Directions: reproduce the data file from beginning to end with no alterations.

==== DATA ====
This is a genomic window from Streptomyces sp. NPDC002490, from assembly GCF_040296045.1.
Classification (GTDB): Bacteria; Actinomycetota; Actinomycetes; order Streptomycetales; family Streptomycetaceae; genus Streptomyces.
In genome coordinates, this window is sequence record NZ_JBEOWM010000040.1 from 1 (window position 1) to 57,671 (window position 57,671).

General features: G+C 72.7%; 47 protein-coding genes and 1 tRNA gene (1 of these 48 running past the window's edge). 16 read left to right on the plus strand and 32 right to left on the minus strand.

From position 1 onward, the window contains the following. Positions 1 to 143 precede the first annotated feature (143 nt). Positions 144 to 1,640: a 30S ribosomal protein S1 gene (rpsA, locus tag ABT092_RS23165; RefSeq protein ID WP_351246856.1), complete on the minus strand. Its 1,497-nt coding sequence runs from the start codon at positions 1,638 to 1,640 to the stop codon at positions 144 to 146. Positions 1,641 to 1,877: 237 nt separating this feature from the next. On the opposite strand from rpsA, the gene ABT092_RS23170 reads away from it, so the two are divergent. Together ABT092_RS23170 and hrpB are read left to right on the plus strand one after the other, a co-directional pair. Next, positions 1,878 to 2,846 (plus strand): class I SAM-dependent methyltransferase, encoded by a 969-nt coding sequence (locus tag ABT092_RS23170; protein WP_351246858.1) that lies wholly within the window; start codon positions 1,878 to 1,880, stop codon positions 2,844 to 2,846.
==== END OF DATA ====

This is a genomic window from Streptomyces sp. NPDC002490, from assembly GCF_040296045.1.
Classification (GTDB): Bacteria; Actinomycetota; Actinomycetes; order Streptomycetales; family Streptomycetaceae; genus Streptomyces.
In genome coordinates, this window is sequence record NZ_JBEOWM010000040.1 from 1 (window position 1) to 57,671 (window position 57,671).

General features: G+C 72.7%; 47 protein-coding genes and 1 tRNA gene (1 of these 48 running past the window's edge). 16 read left to right on the plus strand and 32 right to left on the minus strand.

From position 1 onward, the window contains the following. Positions 1 to 143 precede the first annotated feature (143 nt). Positions 144 to 1,640: a 30S ribosomal protein S1 gene (rpsA, locus tag ABT092_RS23165; RefSeq protein ID WP_351246856.1), complete on the minus strand. Its 1,497-nt coding sequence runs from the start codon at positions 1,638 to 1,640 to the stop codon at positions 144 to 146. Positions 1,641 to 1,877: 237 nt separating this feature from the next. On the opposite strand from rpsA, the gene ABT092_RS23170 reads away from it, so the two are divergent. Together ABT092_RS23170 and hrpB are read left to right on the plus strand one after the other, a co-directional pair. Next, positions 1,878 to 2,846 (plus strand): class I SAM-dependent methyltransferase, encoded by a 969-nt coding sequence (locus tag ABT092_RS23170; protein WP_351246858.1) that lies wholly within the window; start codon positions 1,878 to 1,880, stop codon positions 2,844 to 2,846.